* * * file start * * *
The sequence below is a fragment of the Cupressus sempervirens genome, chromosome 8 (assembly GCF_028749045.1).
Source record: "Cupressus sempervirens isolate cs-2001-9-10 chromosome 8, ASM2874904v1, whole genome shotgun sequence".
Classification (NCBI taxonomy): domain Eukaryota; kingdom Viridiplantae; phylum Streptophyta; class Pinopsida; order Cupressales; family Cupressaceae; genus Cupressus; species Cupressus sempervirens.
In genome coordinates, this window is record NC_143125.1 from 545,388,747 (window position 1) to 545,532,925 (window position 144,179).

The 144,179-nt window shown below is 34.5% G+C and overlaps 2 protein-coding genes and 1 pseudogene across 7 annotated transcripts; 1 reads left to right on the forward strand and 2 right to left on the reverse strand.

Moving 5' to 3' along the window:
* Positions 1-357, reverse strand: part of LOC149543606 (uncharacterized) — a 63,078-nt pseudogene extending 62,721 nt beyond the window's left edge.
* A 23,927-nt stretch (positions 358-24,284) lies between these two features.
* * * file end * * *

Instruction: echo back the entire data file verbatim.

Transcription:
The sequence below is a fragment of the Cupressus sempervirens genome, chromosome 8 (assembly GCF_028749045.1).
Source record: "Cupressus sempervirens isolate cs-2001-9-10 chromosome 8, ASM2874904v1, whole genome shotgun sequence".
Classification (NCBI taxonomy): domain Eukaryota; kingdom Viridiplantae; phylum Streptophyta; class Pinopsida; order Cupressales; family Cupressaceae; genus Cupressus; species Cupressus sempervirens.
In genome coordinates, this window is record NC_143125.1 from 545,388,747 (window position 1) to 545,532,925 (window position 144,179).

The 144,179-nt window shown below is 34.5% G+C and overlaps 2 protein-coding genes and 1 pseudogene across 7 annotated transcripts; 1 reads left to right on the forward strand and 2 right to left on the reverse strand.

Moving 5' to 3' along the window:
* Positions 1-357, reverse strand: part of LOC149543606 (uncharacterized) — a 63,078-nt pseudogene extending 62,721 nt beyond the window's left edge.
* A 23,927-nt stretch (positions 358-24,284) lies between these two features.